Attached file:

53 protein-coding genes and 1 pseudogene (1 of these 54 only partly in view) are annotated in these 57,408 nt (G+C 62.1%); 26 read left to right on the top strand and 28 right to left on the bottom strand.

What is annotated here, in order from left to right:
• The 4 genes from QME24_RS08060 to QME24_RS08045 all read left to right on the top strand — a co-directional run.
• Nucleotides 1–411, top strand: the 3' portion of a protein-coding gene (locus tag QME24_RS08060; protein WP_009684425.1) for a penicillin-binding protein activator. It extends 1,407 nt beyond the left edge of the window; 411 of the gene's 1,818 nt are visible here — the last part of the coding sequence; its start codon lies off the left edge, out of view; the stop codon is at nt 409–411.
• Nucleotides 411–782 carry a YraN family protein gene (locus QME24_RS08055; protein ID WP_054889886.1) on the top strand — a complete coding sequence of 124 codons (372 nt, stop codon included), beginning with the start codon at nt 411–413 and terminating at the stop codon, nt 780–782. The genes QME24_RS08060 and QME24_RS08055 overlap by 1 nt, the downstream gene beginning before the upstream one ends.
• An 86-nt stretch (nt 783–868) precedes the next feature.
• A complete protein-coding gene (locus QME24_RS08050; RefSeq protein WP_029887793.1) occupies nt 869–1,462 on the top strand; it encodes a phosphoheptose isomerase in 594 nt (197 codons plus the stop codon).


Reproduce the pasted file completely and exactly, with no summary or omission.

53 protein-coding genes and 1 pseudogene (1 of these 54 only partly in view) are annotated in these 57,408 nt (G+C 62.1%); 26 read left to right on the top strand and 28 right to left on the bottom strand.

What is annotated here, in order from left to right:
• The 4 genes from QME24_RS08060 to QME24_RS08045 all read left to right on the top strand — a co-directional run.
• Nucleotides 1–411, top strand: the 3' portion of a protein-coding gene (locus tag QME24_RS08060; protein WP_009684425.1) for a penicillin-binding protein activator. It extends 1,407 nt beyond the left edge of the window; 411 of the gene's 1,818 nt are visible here — the last part of the coding sequence; its start codon lies off the left edge, out of view; the stop codon is at nt 409–411.
• Nucleotides 411–782 carry a YraN family protein gene (locus QME24_RS08055; protein ID WP_054889886.1) on the top strand — a complete coding sequence of 124 codons (372 nt, stop codon included), beginning with the start codon at nt 411–413 and terminating at the stop codon, nt 780–782. The genes QME24_RS08060 and QME24_RS08055 overlap by 1 nt, the downstream gene beginning before the upstream one ends.
• An 86-nt stretch (nt 783–868) precedes the next feature.
• A complete protein-coding gene (locus QME24_RS08050; RefSeq protein WP_029887793.1) occupies nt 869–1,462 on the top strand; it encodes a phosphoheptose isomerase in 594 nt (197 codons plus the stop codon).